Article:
Find that person and you’ll have found your ‘chief marketing officer’ or whatever you decide to call them.

You’ll see new revenues coming in, and much more time and energy to run your business.


For more on how to develop and execute your marketing strategies click here>>>>


lead generation



Tags: b2b website marketing, website marketing strategy, online marketing strategy, b2b marketing

The Future look of Technology and Marketing

Posted by frank harris on 05/01/18 08:14

technology 2020.jpgThe eBook that can be found from this link>>> or the button below, discusses the relationship between technology and marketing in the future. To me this is one of the most important subjects to contribute towards and something we should all be talking about.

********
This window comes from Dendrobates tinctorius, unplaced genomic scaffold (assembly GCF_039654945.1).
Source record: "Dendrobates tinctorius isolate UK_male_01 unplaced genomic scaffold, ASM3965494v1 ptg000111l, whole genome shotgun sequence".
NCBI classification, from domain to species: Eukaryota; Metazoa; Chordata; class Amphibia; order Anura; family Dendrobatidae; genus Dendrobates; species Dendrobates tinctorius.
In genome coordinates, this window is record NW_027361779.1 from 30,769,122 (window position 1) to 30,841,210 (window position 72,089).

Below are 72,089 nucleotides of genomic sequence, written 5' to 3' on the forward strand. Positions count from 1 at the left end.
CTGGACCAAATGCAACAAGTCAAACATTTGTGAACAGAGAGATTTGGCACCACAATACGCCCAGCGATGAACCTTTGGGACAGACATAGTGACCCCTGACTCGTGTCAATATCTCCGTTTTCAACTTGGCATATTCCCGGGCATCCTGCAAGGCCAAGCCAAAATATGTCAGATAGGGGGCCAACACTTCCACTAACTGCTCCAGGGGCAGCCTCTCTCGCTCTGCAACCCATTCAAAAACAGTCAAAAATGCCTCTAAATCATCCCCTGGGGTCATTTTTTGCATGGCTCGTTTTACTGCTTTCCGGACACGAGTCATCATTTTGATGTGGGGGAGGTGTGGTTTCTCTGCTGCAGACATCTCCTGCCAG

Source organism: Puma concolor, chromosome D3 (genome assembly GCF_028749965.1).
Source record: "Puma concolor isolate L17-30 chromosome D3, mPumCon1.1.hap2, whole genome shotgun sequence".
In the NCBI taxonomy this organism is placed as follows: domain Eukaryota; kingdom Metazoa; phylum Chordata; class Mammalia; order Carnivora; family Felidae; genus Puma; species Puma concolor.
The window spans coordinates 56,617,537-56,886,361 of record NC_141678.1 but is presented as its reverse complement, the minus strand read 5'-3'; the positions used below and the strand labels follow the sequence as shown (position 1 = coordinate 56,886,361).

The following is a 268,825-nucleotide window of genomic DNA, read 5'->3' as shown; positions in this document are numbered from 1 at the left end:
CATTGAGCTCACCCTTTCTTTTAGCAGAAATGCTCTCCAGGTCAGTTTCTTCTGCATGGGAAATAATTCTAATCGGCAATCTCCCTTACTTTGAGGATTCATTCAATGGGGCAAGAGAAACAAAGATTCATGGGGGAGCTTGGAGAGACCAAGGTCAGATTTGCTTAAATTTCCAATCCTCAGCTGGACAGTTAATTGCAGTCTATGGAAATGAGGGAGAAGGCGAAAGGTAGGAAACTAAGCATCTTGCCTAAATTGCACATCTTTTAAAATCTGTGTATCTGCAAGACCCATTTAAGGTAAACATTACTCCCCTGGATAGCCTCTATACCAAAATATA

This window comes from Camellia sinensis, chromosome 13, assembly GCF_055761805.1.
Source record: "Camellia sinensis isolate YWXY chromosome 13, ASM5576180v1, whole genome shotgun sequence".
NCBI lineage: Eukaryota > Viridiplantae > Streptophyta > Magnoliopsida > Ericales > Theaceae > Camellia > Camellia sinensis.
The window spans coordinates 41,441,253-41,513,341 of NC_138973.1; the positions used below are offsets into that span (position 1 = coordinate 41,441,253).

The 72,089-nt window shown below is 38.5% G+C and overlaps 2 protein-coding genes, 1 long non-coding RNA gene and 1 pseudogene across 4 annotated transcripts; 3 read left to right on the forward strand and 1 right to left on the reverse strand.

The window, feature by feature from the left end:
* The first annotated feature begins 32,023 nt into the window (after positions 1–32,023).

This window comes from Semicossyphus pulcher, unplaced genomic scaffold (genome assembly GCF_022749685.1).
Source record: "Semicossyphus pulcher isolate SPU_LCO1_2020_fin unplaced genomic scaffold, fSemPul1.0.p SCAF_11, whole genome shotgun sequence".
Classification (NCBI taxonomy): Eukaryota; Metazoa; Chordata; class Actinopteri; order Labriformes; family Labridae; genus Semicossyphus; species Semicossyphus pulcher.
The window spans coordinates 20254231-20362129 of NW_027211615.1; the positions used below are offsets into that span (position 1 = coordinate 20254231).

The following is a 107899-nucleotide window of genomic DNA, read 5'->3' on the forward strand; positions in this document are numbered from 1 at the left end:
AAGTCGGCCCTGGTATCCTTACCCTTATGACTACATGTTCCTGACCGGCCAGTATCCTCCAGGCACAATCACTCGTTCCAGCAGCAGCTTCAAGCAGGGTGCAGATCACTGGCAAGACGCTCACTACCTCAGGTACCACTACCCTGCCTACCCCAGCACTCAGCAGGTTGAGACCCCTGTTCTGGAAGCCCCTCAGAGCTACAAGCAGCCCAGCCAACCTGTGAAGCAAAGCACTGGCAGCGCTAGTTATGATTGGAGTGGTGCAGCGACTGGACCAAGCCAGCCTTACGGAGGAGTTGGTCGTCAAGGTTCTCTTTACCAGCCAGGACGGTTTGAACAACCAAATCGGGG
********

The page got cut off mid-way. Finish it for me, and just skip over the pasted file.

How will technology and marketing be in the future?  Here we talk about some of the technology trends we are experiencing, how they will grow in the coming years and ultimately how well marketing could exploit them.

Heaven is a Place on Earth

Every marriage has a varied and interesting history, so let’s start by thinking about how marketing has benefited from technology over the years and, in particular, the power technology has given everyone, not just those in the marketing profession.


To understand the advances, we can expect in the future in terms of processing power, data storage etc., the eBook looks back to the super computers of the past.

A Predictive Future?

While marriages can be unpredictable to say the least, data itself can be the epitome of predictability. The use of data to predict behaviours is popular in some areas of analysis now, but it’s the ability to exploit this capability within marketing in the future that is exciting.